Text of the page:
I hate them. They’re egotistical. And they cap, rather than inspire, motivation. The rant this time? It’s organizational charts! You know the ones I’m talking about—they start with the owner at the top and everyone else fanning out below. These boxes show company titles inside that string along, from the highest box to more and more boxes, multiplying both down and across a landscape page.
The most effective owners these days—the ones beating the pants off everyone else—see it just the other way, with themselves occupying the point of the triangle, but at the bottom. These revolutionists embrace a higher understanding of how organizations work best, and they truly understand how to get the best out of the individuals who work for them. The number of traditional top-down businesses delivering exceptional results is declining.
Along with the traditional pyramid, the term, “reporting to,” is past its useful life. But many of us still see the chain of command as a law of nature, as the imperative and unarguable connective tissue for organizational design. It isn’t anymore.
This idea of command rose from military discipline. There, the individual troop isn’t expected to be smart enough to figure out on his own how to contribute to a win on the battlefield. Nor is he expected to be reliable enough to put himself at mortal risk for the cause when it’s necessary that he do so. Hence, came the “reporting to” structure and accompanying grave consequences for disobedience. Henry Ford reflected this idea when he asked, “Why is it every time I ask for a pair of hands, they come with a brain attached?”
Ford had a lot of great ideas, but that wasn’t one of them. Still, his comment was understandable given the thinking about work at that time. On the assembly line, people were largely substitutes for machines. Variation from stridently established procedures meant inefficiency. What’s not so understandable is why the idea persists in so many of our businesses today, though thinking and creativity have become the greater substance of nearly everyone’s work.
Maybe it’s because it feels good to be at the top of the food chain and have others “report to” us. Or maybe it’s because some of us still think we’re smarter than anyone else. Or maybe, simply, because that’s the model we’ve inherited, the one everyone else uses, and the only one we’ve ever seen demonstrated.
To be truthful, I think we are all susceptible to these influences. Take just a moment and think about yourself: How susceptible are you? If you admit you are, what can you do about it? And what might you expect as a result?
Here’s what I do, and what I’ve experienced. Every time. I start by drawing my org chart upside down, with me at the bottom and with the sales team across the top. I do this because I see my job as helping everyone else to make her highest contribution. The proof of my success comes in high-profit sales. Furthermore, if I truly understand my job, and I understand sales, I’ve got the best chance of seeing the relevance of everything else that lies in between from the point of the pyramid on up!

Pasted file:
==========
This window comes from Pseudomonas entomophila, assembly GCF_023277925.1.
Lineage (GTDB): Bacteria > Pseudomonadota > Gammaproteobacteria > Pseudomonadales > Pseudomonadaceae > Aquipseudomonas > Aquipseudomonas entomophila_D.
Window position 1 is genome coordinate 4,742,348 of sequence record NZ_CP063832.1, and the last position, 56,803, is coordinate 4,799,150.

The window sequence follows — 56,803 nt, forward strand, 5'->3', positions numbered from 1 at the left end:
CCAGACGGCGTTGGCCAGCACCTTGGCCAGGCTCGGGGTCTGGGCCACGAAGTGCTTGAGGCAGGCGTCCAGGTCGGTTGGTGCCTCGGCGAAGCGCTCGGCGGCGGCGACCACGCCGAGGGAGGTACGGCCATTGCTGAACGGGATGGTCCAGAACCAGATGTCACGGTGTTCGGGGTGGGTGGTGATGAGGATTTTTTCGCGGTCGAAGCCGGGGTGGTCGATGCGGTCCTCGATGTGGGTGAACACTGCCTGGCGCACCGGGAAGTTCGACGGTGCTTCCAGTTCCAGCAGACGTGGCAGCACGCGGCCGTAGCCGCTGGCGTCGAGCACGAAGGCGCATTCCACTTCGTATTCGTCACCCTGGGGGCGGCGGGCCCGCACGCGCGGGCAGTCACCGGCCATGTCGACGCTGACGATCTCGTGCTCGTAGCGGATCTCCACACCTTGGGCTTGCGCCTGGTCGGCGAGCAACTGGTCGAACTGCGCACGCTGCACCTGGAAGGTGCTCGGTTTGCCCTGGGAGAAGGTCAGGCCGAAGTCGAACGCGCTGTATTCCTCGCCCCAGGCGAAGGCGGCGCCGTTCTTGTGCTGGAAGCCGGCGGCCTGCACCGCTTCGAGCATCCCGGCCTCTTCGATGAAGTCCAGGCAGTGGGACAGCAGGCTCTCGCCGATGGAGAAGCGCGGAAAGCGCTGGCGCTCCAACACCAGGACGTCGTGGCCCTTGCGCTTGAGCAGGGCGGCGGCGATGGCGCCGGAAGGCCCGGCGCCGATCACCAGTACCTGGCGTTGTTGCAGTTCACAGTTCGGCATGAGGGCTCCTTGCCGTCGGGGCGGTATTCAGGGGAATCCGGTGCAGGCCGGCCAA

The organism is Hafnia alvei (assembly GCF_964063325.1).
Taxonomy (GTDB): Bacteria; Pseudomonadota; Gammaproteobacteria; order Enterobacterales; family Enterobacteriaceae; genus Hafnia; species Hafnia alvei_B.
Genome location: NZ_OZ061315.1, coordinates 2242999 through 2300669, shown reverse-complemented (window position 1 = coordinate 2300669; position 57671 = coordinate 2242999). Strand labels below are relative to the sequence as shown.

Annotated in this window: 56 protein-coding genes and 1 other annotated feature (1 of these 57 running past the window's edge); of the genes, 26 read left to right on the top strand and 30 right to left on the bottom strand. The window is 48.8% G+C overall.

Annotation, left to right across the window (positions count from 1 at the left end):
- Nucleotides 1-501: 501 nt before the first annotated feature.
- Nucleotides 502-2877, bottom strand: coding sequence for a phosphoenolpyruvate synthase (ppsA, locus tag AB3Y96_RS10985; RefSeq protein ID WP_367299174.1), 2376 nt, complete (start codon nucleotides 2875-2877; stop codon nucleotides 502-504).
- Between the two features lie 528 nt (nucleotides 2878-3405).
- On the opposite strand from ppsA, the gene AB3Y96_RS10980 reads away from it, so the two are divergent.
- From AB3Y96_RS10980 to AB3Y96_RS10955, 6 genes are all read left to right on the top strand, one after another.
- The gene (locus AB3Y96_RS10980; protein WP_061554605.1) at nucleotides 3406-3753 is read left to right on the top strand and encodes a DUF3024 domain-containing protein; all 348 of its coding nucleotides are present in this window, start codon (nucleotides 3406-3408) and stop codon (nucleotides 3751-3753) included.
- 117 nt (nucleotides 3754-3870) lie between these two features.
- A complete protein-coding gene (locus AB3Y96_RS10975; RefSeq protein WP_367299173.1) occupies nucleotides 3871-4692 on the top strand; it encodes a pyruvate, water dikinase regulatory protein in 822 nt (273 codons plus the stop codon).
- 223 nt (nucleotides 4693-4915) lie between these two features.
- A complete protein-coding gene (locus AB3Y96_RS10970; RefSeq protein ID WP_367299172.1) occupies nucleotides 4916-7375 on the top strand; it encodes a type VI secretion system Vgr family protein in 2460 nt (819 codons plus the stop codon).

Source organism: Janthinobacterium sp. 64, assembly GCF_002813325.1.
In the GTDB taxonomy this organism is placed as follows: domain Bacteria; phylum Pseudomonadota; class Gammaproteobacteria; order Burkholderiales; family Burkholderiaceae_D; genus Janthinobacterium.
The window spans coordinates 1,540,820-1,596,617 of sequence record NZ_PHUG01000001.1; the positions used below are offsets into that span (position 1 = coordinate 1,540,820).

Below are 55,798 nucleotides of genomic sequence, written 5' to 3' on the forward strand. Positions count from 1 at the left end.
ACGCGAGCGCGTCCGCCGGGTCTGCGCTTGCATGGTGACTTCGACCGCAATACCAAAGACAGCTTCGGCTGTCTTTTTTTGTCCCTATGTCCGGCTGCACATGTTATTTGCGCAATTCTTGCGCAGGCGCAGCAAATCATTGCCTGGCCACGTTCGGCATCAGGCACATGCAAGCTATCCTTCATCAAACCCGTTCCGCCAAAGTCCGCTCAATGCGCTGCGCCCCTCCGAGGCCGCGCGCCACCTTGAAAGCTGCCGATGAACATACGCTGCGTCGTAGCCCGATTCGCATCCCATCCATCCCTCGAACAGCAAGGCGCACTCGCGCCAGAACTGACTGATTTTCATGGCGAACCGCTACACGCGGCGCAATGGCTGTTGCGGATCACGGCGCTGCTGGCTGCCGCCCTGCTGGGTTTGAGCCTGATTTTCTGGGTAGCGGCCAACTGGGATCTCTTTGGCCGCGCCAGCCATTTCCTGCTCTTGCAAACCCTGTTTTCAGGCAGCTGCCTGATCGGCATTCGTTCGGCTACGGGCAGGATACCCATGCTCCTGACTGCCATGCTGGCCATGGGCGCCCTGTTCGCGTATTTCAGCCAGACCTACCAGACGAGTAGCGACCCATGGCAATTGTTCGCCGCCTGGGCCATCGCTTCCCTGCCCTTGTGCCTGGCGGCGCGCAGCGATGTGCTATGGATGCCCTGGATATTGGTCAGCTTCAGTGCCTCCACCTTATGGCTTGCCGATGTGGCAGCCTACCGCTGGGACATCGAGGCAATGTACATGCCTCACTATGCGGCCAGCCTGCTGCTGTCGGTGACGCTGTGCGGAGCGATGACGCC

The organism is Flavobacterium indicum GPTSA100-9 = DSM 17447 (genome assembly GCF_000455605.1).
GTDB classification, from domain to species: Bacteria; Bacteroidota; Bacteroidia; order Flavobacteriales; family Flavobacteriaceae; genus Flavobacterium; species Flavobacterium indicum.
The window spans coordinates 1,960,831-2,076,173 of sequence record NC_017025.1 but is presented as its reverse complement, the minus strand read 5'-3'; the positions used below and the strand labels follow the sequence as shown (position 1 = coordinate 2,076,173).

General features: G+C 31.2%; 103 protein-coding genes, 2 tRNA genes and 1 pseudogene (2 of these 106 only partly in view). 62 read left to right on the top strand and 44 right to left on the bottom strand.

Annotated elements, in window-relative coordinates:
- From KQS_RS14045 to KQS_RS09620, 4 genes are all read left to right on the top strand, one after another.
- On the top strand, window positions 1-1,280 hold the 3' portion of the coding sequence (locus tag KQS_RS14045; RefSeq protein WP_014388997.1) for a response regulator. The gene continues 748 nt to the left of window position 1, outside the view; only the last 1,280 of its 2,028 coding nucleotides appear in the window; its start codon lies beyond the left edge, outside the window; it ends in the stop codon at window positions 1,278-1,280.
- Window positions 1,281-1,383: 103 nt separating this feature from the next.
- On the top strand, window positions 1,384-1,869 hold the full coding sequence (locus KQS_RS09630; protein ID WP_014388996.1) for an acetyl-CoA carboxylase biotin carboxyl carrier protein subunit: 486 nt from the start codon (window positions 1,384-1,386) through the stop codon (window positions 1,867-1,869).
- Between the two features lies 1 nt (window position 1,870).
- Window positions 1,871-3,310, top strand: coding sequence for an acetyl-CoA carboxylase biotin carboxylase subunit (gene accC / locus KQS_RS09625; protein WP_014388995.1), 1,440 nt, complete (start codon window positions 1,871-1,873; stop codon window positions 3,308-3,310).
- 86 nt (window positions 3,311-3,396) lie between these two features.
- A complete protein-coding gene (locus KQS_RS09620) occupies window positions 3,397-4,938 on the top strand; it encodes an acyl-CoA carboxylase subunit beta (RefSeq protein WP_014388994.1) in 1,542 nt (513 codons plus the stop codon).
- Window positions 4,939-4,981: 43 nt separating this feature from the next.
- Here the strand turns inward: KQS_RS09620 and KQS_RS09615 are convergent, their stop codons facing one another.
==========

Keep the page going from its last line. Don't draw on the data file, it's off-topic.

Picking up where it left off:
Then I spend most of my time thinking about how to catalyze others to achieve higher productivity on their own. I do this by experimenting and setting up circumstances that encourage them to find their highest potential, which also throws out our legacy structures for job descriptions.
Situations that motivate smart people don’t put them in boxes or categorize them on spreadsheets. Nor do they limit individuals to “reporting” to someone else.
Smart people want a runway that’s at least partially open, with latitude and resources to develop themselves on their own. This places a greater burden on me, as CEO, to make sure that everyone understands the fundamentals of my whole business, the roles of the parts, points of advantage for our market, and our competitive positioning.
At the same time, I need to trade in my bullhorn for a giant catcher’s mitt and trade my instinct for enforcement for a passion to receive well-intended inputs. And I must incorporate these inputs into my own relentless search for new patterns toward a better business without losing track of my duty to keep my business performing optimally.
What should you expect? It’ll take a while for you to shift into this mode of pushing from the bottom. Start with a small project that has a short time frame and limited risk. Set the expectations, provide the resources, and let your team figure out how to make it happen. Provide help when asked. When that’s successful, go a little bigger—until the news of how you’re operating touches your entire company.
Then you’ll see a spike of enthusiasm. A culture will emerge that seeks, rather than avoids, change. This culture will support people who work together in a way that puts a new multiplier on the idea that the whole is greater than the sum of its parts.
Excerpted with permission from “60-MINUTE CEO: Mastering Leadership an Hour at a Time” by Dick Cross (Bibliomotion, 2014). For more information, visit https://bibliomotion.com/books/60-minute-ceo
Dick Cross has worked with underperforming companies for more than 25 years, helping mainstream businesses achieve their next level of success. Cross has been the chairman, CEO, or president at eight of those companies, and has mentored more than 100 CEOs at others. Much of his career has been spent in private equity circles, including Fenway Partners, and he currently serves on the board of numerous corporate, philanthropic, and civic organizations. Cross holds a degree in Architecture from the University of Virginia and a Master’s of Science in Business from Columbia University. In addition to “60-Minute CEO,” Cross is the author of “Just Run It!: Running an Exceptional Business is Easier Than You Think” (Bibliomotion 2012).